Identifying Violence

Quick Exit

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Sexual violence, dating violence, intimate partner violence, and family violence can be physical and non-physical.  
Violence exists on a spectrum and can worsen over time. 

Spotting red flags in people  

It's helpful for us to understand what red flags look like because that empowers us to intervene.

Anyone can use violence. At university this could be a close friend, someone in leadership and even people who appears friendly and charismatic.

There is no "type" of person who uses violence. However, research has identified some behaviours that are linked to sexual violence, these are1:  

Behaviour and examples

Always wanting things their way, even in sexual situations.

Making inappropriate jokes or comments about others.

Interrupting others and getting upset if they don't get what they want.

Quickly turning emotions into anger, blaming others.

Justifying violence between themselves and others, or violence between others, blaming victims, and making threats.

Sexual coercion 

This can happen before sexual harassment or assault. It means pressuring, tricking, or forcing someone into sex. Examples include making someone feel guilty for not engaging in sexual activity, getting them drunk, or threatening them.

Sexual coercion exists on a spectrum and can happen through non-physical ways, it can look like being outwardly disappointed or upset if someone says no to sex or making them feel guilty. 

Watch out for these statements, because they can be a sign that someone is being coercive: 

  • “If you don’t want to have sex with me then you obviously don’t love me”.
  • “You’re not mature enough to be with me if you don’t want to do this”. 
  • “You did this last weekend, why does it matter if you do it with me now?” 
  • “Well, I don’t know if I want to be in a relationship with you anymore if you don’t want to do this with me”. 
  • “If you don’t do this for me, I’m going to tell people about that thing you did”. 
  • “You’ve gotten me this far - I’m going to get blue balls if you stop now”. 

Sexual coercion can make you feel as though you owe sex to someone.  
You never owe anyone sex, and no one ever owes you sex.

Early warning signs of intimate partner violence  

What about if you’re worried about one of your friends? Maybe they’ve just started dating someone or they’ve been a relationship for a while.  

Here are examples of non-physical forms of dating and intimate partner violence and their warning signs:  

Warning signs

Early stage examples
  • Always insisting on their way.
  • Not respecting boundaries. 
Escalated examples
  • Telling someone what they can and can't do, where they can go, who they can see and how they can dress or act.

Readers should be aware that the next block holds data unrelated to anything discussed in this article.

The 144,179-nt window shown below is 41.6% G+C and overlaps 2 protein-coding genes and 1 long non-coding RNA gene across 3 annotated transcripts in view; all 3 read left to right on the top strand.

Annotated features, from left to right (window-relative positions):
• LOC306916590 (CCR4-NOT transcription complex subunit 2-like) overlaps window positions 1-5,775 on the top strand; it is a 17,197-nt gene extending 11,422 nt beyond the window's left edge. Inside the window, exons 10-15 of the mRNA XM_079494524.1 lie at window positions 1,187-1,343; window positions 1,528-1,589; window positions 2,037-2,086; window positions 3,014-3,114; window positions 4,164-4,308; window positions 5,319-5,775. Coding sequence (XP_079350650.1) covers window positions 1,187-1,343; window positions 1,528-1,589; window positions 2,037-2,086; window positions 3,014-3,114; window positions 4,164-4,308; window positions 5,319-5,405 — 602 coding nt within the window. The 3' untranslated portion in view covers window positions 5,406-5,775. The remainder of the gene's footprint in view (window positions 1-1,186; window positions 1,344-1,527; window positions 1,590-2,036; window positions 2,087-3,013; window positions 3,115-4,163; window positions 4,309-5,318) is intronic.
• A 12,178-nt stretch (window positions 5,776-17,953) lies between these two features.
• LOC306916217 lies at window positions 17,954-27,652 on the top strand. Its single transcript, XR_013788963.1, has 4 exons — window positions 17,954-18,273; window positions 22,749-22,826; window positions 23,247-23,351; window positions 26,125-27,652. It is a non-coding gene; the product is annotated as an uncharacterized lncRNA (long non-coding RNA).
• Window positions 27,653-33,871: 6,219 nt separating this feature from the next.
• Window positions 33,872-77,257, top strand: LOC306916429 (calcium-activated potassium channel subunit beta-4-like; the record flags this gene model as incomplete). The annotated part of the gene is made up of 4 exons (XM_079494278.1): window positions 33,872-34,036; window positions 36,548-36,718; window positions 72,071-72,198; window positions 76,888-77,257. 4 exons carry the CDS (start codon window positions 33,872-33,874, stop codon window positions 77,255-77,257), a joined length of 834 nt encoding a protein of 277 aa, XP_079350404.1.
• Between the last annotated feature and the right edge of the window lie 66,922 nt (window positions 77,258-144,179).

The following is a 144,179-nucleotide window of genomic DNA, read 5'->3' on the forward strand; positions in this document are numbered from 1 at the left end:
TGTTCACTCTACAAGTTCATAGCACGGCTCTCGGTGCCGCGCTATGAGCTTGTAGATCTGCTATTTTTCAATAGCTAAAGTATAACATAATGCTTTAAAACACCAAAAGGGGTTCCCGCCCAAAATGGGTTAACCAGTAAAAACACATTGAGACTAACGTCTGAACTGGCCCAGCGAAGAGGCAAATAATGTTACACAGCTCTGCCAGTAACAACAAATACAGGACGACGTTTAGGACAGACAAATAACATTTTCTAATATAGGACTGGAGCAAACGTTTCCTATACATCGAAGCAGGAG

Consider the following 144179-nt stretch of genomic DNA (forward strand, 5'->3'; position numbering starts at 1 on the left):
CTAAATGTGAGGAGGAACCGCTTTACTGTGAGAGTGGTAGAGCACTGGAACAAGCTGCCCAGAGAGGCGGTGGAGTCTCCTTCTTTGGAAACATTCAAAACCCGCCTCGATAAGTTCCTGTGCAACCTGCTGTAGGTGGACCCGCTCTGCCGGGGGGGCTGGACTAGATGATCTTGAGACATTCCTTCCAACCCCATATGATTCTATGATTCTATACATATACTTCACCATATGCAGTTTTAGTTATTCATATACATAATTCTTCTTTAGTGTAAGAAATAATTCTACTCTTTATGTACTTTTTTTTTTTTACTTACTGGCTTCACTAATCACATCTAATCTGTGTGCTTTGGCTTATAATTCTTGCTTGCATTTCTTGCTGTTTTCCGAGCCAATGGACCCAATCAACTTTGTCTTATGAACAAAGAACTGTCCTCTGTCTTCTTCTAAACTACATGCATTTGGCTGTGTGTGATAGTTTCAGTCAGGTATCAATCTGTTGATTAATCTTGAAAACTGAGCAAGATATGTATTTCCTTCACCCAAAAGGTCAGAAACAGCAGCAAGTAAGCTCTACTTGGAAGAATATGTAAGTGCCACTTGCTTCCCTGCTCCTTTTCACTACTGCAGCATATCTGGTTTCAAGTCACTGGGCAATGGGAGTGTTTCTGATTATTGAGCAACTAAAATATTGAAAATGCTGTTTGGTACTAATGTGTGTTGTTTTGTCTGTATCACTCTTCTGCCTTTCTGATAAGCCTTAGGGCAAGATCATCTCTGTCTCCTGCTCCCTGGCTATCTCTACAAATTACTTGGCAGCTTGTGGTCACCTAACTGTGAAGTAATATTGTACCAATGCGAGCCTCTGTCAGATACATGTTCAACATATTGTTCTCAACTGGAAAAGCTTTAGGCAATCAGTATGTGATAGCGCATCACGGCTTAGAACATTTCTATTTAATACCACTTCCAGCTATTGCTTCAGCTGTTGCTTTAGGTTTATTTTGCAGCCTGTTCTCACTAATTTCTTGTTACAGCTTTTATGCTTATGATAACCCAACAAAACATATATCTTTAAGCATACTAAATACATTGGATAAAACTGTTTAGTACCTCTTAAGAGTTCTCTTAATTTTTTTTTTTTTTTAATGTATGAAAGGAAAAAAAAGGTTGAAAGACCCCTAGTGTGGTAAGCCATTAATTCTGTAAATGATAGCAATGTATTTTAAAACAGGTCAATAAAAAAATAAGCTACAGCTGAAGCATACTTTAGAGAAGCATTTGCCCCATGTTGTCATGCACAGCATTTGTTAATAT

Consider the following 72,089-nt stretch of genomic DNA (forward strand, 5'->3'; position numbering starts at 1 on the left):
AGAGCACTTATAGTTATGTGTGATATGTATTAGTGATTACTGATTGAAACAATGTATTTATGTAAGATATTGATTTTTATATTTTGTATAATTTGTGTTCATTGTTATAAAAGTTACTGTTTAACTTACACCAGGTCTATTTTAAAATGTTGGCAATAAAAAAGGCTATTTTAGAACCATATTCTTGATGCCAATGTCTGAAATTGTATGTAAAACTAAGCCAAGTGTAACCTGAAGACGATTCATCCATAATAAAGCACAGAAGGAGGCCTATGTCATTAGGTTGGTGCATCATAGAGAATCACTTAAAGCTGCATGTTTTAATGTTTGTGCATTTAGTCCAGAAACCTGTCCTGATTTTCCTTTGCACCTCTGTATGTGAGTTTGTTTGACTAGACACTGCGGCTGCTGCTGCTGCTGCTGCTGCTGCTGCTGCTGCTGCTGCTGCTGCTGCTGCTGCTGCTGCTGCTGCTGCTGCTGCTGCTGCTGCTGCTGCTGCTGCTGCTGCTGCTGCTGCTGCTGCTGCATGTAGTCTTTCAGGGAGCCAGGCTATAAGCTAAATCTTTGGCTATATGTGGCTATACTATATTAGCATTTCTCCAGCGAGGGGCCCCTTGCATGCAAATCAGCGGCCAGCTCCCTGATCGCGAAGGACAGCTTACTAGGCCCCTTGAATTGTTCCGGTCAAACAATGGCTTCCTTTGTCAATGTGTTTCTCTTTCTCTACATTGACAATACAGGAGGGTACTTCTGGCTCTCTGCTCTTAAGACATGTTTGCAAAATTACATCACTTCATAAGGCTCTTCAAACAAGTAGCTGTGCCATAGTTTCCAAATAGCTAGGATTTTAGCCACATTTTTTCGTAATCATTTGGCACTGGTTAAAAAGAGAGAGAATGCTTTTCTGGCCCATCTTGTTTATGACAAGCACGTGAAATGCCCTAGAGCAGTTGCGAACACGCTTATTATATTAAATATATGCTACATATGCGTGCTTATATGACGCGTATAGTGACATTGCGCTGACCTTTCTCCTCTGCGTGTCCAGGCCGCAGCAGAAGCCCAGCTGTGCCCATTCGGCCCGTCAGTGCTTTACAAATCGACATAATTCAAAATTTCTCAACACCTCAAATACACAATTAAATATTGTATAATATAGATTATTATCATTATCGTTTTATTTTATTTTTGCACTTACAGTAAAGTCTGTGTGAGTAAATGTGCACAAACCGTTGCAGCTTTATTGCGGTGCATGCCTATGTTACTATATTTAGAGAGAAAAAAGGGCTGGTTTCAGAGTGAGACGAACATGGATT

• Making someone tell you where they are going, or making someone report back in detail on what they did and who they saw.
  • Making the rules in the relationship and ensuring they oversee enforcing them. 
Early stage examples
  • Using jokes to criticise.
  • Not listening to others, or their partner when they are speaking. 
  • Accusing someone of not being able to take a joke.  
  • Not listening or responding when a partner talks to you.  
  • Love-bombing at the start of a relationship. (Love bombing refers to high amounts of attention, admiring and affection by one person towards another at the start of a relationship, to make the other person feel dependent and obliged to that person).
Escalated examples
  • Knowingly denying someone's memories or re-writing history (gaslighting).  
  • Blaming a partner for causing their violent behaviour. 
  • Telling someone they are crazy, not good enough, stupid, or that no one else would ever want them. 
Early stage examples
  • Giving someone the silent treatment.
Escalated examples 
  • Using verbal aggression or intimidation. 
  • Threatening to hurt themselves, someone else, a pet, or a loved one if you don't agree to do what they say.
Early stage examples
  • Getting annoyed or angry if someone spends money in a way that is different from how they would.  
  • Pressure to open a bank account together early on in a relationship.
Escalated examples 
  • Having control over someone else's money and bank account and only letting them spend money when they allow it.
  • Telling someone you don't trust them to manage their own money.  
Early stage examples
  • Asking in-depth questions about faith-based beliefs or practices and responding in a non-supportive way.  
Escalated examples 
  • Using hurtful stereotypes.  
  • Preventing someone from wearing their preferred clothing.  
Early stage examples
  • Getting annoyed or angry at someone when they spend some with their family or friends.  
Escalated examples 
  • Preventing someone from seeing any family or friends.  
  • Attempting to turn someone's family or friends against them.  
Early stage examples
  • Wanting to look through someone's phone to see who they have been messaging.  
Escalated examples 
  • Forcing someone to turn on their Snap-maps or Find My Friends so they always know where a partner is. 
  • Threatening to send nude pictures of your partner to someone's friends if they don't do what you want e.g., have sex, only work from home. 
Early stage examples
  • Insisting to know all the details about your doctor's appointment.   
Escalated examples 
  • Preventing someone from seeking medical care.  
  • Trying to manipulate someone into getting pregnant or having an abortion.  

If any of these things are happening to you, it's not okay. There are services that can help; reach out to support services if you need assistance.

If any of these behaviours are happening to you or a friend, we encourage you to reach out to the support services here.




Ignore no more identifying violence. Hands reaching out.